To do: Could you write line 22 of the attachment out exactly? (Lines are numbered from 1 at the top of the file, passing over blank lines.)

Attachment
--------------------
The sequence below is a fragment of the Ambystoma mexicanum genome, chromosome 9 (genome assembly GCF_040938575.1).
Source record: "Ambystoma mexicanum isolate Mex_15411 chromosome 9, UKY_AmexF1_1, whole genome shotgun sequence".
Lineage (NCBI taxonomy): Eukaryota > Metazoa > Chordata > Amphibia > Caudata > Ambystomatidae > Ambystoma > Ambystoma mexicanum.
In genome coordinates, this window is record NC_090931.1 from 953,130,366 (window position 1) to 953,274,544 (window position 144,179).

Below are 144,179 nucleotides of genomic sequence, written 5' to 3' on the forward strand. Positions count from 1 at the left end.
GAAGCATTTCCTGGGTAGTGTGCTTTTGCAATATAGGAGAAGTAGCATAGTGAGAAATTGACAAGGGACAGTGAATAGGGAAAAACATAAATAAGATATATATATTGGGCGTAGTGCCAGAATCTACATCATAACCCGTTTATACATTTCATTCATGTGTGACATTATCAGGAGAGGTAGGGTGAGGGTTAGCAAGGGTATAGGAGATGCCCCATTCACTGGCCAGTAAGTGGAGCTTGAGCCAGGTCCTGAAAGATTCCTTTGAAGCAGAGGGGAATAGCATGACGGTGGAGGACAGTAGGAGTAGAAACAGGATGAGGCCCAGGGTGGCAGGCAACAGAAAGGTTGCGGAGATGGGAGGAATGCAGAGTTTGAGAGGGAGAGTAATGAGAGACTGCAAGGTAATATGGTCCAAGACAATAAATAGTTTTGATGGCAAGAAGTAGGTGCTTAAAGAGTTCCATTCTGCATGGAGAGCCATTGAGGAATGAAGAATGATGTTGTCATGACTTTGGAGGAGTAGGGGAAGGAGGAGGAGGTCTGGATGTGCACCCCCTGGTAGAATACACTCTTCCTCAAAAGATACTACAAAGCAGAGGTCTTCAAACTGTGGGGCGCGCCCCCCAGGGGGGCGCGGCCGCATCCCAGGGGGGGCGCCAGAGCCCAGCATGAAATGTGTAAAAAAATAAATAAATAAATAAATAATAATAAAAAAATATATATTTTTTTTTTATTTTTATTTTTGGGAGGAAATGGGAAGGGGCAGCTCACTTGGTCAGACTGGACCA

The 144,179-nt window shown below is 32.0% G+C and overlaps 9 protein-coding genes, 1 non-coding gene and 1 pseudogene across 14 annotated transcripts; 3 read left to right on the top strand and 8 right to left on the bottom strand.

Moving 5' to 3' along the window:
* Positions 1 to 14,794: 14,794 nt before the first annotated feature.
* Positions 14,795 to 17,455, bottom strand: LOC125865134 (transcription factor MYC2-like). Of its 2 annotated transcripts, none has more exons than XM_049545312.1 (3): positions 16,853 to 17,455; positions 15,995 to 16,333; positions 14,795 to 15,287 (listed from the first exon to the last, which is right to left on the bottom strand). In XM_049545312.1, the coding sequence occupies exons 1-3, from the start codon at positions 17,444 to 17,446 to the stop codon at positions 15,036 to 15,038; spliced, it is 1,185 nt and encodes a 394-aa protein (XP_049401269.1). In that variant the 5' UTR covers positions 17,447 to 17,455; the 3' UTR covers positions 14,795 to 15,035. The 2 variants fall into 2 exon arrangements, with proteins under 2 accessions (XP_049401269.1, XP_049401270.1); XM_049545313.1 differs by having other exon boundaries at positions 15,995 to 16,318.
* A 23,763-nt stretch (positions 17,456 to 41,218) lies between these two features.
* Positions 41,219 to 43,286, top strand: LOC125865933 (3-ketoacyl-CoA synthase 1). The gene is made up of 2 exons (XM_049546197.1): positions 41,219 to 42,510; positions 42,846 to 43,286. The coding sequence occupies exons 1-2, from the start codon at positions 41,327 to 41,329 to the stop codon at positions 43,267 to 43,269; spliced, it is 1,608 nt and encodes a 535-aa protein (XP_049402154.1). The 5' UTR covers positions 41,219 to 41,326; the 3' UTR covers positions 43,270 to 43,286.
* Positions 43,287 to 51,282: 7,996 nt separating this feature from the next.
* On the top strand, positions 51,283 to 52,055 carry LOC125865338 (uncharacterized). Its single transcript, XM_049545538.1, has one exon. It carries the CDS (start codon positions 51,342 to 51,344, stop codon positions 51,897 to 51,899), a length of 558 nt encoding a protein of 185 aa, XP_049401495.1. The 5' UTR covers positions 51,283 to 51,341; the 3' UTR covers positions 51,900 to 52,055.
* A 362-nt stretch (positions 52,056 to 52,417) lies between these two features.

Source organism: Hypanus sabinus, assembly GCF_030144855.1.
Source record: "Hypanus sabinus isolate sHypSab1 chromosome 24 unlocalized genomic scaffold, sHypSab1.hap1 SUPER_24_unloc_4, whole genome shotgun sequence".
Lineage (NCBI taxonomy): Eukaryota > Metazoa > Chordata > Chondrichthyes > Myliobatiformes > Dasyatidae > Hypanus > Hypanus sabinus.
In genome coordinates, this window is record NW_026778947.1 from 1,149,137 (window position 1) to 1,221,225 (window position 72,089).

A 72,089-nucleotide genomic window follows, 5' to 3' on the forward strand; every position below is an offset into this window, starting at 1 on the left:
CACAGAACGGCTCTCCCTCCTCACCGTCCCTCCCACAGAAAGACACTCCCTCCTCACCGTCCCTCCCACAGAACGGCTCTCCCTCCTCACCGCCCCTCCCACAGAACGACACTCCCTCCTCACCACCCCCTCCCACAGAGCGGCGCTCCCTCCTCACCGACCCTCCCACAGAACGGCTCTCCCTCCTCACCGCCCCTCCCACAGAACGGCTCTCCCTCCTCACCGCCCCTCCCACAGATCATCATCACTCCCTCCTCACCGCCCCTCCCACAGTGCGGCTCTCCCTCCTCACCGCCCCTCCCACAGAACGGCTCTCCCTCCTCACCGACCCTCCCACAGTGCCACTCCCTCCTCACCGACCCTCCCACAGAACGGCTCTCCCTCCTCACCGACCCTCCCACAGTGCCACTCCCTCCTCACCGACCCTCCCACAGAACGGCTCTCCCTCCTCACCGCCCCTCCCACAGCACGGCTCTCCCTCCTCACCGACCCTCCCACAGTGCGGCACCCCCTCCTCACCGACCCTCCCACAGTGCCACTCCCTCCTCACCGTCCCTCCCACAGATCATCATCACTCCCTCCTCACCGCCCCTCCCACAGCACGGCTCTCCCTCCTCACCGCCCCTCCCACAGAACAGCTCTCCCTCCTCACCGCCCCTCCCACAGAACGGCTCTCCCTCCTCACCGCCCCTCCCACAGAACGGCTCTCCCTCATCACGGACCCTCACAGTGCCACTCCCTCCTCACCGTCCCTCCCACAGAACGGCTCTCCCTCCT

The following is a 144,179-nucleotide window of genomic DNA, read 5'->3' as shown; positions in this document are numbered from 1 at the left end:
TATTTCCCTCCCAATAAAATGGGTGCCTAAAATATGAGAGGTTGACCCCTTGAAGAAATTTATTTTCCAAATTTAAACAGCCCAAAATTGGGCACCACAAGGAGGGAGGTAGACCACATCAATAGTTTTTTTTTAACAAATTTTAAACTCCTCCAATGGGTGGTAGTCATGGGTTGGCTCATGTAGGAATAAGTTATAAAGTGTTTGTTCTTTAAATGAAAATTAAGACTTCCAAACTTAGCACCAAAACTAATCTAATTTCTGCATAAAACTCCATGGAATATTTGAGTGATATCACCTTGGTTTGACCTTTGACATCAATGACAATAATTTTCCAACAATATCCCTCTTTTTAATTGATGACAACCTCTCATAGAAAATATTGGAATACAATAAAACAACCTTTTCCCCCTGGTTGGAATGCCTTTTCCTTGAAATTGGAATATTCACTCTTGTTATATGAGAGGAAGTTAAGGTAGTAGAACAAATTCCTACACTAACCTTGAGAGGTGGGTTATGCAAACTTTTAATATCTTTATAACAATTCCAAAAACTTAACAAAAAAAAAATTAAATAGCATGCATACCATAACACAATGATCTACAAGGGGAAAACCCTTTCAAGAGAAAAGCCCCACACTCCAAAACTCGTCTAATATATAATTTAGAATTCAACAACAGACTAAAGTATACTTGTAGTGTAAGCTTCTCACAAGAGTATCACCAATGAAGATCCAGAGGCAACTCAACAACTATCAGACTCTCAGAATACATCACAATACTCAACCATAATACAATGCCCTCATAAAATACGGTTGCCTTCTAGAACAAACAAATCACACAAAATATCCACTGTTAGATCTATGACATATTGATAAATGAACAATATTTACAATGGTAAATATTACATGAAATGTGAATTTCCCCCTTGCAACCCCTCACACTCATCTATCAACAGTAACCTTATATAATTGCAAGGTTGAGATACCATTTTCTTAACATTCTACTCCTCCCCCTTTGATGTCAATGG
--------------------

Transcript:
The following is a 144,179-nucleotide window of genomic DNA, read 5'->3' as shown; positions in this document are numbered from 1 at the left end: